And it’s driving me crazy.

I think part of this has just been recovery time from the fire. I dealt with it and moved on, in general–I was able to function. But was I really living?

There were so many things I planned to do and then backed out of. Baking Christmas cookies. Going to Wes’ church for a Halloween mystery dinner. Having a party. And I still haven’t bought the lining Brooke needs to make the curtains she said she’d make for Sean and my bedroom.

Some of these can be attributed to procrastination and laziness, but I feel like there’s something more. Even when I feel totally motivated to accomplish something, I ultimately don’t do it.

I wonder: was I afraid to live, in 2006?

Ever since the fire, I have wondered what it taught me. I wondered if I was supposed to learn not to be so attached to material possessions. I wondered if I was supposed to give up on my obsessive-compulsive self-archiving.

Have I spent my time wondering this, in lieu of doing anything else?

Do I analyze myself too much? Was the lesson really to just get over it and live?

I feel like I’ve been trying to learn that one for years.

Ultimately, there are some things I want, and I didn’t make any progress on any of it in 2006.

I want to lose weight. But in 2006, I gained it.

I want to learn Japanese. But in 2006, I didn’t even crack a book. My “studying” consisted of occasionally trying to read katakana on websites, and watching anime.

I want to play the piano again. But in 2006, I didn’t even try to figure out how to get back into it.

I want to join a choir or chorus. But in 2006, I didn’t look for one.

I want to be more sociable. But in 2006, I avoided social occasions and really only spent time with Brooke–essentially clinging unfairly to someone who will be moving soon.

I want to cook dinner and pack lunches. But in 2006, I ate out for the majority of my meals.

I want to write blog posts–and hell, maybe even other things–that are interesting for people to read. But in 2006, every time I thought of writing something, I just felt tired…so usually I didn’t even bother to try.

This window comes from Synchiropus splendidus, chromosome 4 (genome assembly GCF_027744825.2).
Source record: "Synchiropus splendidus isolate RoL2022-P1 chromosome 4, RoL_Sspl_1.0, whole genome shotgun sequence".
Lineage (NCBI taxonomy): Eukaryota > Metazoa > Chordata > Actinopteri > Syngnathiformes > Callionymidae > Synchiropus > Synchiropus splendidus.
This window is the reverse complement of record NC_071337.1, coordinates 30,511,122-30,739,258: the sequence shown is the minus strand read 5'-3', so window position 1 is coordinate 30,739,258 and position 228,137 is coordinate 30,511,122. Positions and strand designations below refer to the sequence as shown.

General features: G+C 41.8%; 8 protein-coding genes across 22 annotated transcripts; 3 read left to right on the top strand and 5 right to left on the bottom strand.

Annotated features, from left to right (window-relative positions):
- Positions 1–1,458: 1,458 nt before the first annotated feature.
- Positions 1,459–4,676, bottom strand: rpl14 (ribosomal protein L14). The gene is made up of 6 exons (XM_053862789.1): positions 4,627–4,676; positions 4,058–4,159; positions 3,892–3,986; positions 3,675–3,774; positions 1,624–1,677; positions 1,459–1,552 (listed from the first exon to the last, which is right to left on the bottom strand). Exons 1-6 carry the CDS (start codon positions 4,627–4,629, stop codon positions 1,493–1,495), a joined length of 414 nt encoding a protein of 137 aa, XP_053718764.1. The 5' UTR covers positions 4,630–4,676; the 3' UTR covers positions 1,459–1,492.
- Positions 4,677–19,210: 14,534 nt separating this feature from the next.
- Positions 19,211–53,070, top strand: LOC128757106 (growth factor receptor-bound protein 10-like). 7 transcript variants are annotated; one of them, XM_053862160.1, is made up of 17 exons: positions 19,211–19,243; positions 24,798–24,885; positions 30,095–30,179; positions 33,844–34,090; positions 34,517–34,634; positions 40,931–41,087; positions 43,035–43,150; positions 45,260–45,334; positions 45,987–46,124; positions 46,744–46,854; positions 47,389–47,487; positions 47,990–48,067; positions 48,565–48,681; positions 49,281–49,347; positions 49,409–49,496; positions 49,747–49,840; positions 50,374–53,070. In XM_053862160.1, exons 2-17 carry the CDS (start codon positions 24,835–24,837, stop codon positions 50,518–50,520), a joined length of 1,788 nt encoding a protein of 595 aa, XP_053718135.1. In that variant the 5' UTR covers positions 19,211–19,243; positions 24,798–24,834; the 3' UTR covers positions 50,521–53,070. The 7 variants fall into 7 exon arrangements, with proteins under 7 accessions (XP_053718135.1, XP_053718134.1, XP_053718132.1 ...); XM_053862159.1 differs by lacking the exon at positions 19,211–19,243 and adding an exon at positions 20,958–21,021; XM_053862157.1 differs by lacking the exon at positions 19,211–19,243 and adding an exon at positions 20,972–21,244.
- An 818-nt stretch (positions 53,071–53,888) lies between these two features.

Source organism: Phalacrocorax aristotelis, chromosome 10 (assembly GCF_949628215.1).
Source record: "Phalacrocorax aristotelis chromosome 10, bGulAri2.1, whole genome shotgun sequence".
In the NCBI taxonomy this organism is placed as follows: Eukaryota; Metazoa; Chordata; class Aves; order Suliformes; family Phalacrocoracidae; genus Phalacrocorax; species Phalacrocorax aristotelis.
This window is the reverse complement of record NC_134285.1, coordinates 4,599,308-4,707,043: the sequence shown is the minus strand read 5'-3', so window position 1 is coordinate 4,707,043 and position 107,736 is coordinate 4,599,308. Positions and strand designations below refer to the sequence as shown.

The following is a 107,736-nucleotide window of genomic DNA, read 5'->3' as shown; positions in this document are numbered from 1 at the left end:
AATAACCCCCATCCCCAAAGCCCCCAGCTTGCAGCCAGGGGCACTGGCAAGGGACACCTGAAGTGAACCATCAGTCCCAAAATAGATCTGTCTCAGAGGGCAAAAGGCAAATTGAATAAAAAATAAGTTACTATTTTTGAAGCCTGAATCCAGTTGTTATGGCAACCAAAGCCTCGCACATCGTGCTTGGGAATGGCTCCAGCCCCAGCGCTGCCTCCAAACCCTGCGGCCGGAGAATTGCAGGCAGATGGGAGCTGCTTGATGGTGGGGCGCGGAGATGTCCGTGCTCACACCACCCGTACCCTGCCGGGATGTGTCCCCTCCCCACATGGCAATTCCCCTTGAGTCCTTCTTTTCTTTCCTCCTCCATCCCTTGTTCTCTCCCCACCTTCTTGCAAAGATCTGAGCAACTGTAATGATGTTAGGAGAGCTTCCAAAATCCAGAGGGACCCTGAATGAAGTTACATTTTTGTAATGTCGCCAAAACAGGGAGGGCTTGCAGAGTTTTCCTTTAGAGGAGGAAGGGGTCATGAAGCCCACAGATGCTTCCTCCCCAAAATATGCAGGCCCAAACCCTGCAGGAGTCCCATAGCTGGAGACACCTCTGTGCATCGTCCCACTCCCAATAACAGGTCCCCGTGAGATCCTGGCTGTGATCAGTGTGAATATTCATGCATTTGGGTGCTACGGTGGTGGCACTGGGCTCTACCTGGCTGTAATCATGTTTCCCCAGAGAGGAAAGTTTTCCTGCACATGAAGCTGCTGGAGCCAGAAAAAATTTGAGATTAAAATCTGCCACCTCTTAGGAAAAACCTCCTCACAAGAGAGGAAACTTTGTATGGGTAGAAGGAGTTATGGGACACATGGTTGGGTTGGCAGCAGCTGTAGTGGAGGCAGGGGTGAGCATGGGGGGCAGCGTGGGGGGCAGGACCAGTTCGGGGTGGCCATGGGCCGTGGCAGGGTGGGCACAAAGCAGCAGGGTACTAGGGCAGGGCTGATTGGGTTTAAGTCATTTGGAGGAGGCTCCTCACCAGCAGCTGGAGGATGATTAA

In fact, pretty much everything in 2006 made me feel tired.

I remember being so happy when 2005 ended. I was so excited to leave the year of the fire behind me. But what did I do with the new year? Nothing.

“Why don’t you want anymore?” AJ asked. “Straight up. Is it because you just don’t like it, or are you afraid of what might happen?”

“I’m not afraid of anything happening,” I said. “I just don’t see the point.”

“Fair enough,” AJ said.

“There really isn’t a point,” Dan added.

Later, AJ said, “I really wonder what you’d be like drunk.”

“I know, you really want to know,” I said.

“It’s because you’re different–not in a bad way, but just different–normally. So what would you be like when you’re not normal?”

“Probably depressed,” I said.

“Depressed? Why? Do you feel depressed right now?”

“Yeah.”

“…okay, yeah, you’d probably be depressed. Or pissed.”

Happy New Year.

Unhappiness strikes again

Blogger keeps claiming that I can switch to Beta now, but when I go to do it it says I can’t. That’s what I get for having 2801 posts.

I don’t know how Beta is going to work with remote hosting, anyway.

I watched three Full Metal Panic! DVDs last night. I really enjoy the original series. It’s got just enough serious and just enough comedy.

At some point last night I was dreaming about FMP, though I can’t remember what the plot was, exactly. There was an explosion in the dream and I woke up, and my first thought was something like, “We can’t let anyone know this list of children’s names.” What list? I wondered as I staggered to the bathroom. A list of Whispered? (Maybe it was Santa’s Naughty and Nice list.)

I had a hard time getting to sleep last night. For some reason I just kept thinking about our old apartment and the fire and everything we lost. Whenever I do that I get upset and fret about what I might have been able to save if I had thought and acted more quickly. Really, if I had tried to save my computer or purse or anything in the office, I might not be here today. I need to just be happy that I survived. And even if I had managed to grab something, I wouldn’t have been able to save all the things I miss now, and I would just be fretting about them instead.

Then this morning when I went to the bathroom I was looking at our bed through the door and imagining myself crunching through fire rubble and finding just the metal parts of the frame, blackened and twisted.

I don’t know where all that came from. It’s been a year and a half.

My biggest source of depression lately is the slowly dawning realization that I will never live in Japan.

Also, I’m almost 30, and I’m nowhere near a stable household or career. I’m not really doing anything with my life. I do have a job I love and I am learning things there, but when I’m not at work all I do is watch shows on my computer. I still haven’t gotten to where I cook frequently, which means we eat out a lot, which is unhealthy and expensive. And I feel like if I want anything to be different, I’m going to have to do it, and no one will help me, and that’s just overwhelming.

It’s unfair to do this, because everyone’s situation is different, but I look at the people around me and am so jealous of their lives sometimes.